Eye Surgery Errors Avoidable
Nov. 12, 2007 — Most eye surgery errors could be avoided by following standard procedures, such as marking the surgical site and taking a time-out before incision.
A new study shows eye surgery errors are rare, occurring at a rate of about 69 errors per 1 million procedures.
The most common error was inserting the wrong lens implant, which happened in 63% of cases reviewed for this study and usually happened because the lens specifications were not checked properly before surgery.
The advent of laser eye surgery has made eye surgeries more common, but researchers say little is known about the type of errors most commonly associated with eye surgeries.
Medical mistakes and surgical errors have become a major concern in recent years, and in 2004, new protocols were adopted by major medical organizations, including the American Academy of Ophthalmology.
These safety procedures include verifying the patient’s identity as well as his or he procedure before surgery, marking the surgical site, and taking a time-out immediately before incision.
Eye Surgery Errors Serious
The study, published in the Archives of Ophthalmology, involved 106 cases of eye surgery error reported to a major malpractice carrier and the New York State Department of Health.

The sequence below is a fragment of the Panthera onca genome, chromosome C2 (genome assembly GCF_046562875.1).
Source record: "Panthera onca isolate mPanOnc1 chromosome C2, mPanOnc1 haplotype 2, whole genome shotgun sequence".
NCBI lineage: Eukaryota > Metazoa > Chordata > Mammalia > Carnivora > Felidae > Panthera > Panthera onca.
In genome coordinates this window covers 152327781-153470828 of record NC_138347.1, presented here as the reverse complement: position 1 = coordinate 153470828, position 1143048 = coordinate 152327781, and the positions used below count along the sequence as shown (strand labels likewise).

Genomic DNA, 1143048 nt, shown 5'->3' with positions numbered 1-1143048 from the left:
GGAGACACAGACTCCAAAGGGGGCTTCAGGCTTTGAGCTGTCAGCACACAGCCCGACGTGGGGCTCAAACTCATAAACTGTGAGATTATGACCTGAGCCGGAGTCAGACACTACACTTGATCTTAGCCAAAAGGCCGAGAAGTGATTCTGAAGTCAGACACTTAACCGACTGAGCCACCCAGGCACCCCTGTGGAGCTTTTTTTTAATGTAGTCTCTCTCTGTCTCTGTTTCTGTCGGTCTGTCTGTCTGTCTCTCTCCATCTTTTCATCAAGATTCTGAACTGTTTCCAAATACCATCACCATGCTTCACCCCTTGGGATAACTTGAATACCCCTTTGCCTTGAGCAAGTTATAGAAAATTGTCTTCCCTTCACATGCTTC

Researcher John W. Simon, MD, of Albany Medical College in New York, and colleagues investigated how the error occurred, when and by whom it was recognized, who was responsible, whether the patient was informed, and various other aspects of how it happened.
The results showed most of the errors were caused by a breakdown in systems, processes, and conditions that led people to make mistakes and 85% of the errors could have been prevented if the safety protocols had been followed.
The most common error was implanting the wrong lens, which occurred in 67 of the 106 cases, and was frequently caused by not checking the lens specifications before surgery.
Other common eye surgery errors included:
- Injecting the wrong eye with anesthesia (13%)
- Operating on the wrong eye (14%)
- Eight cases involved the wrong patient or the wrong procedure.
- The wrong tissue was transplanted in two cases.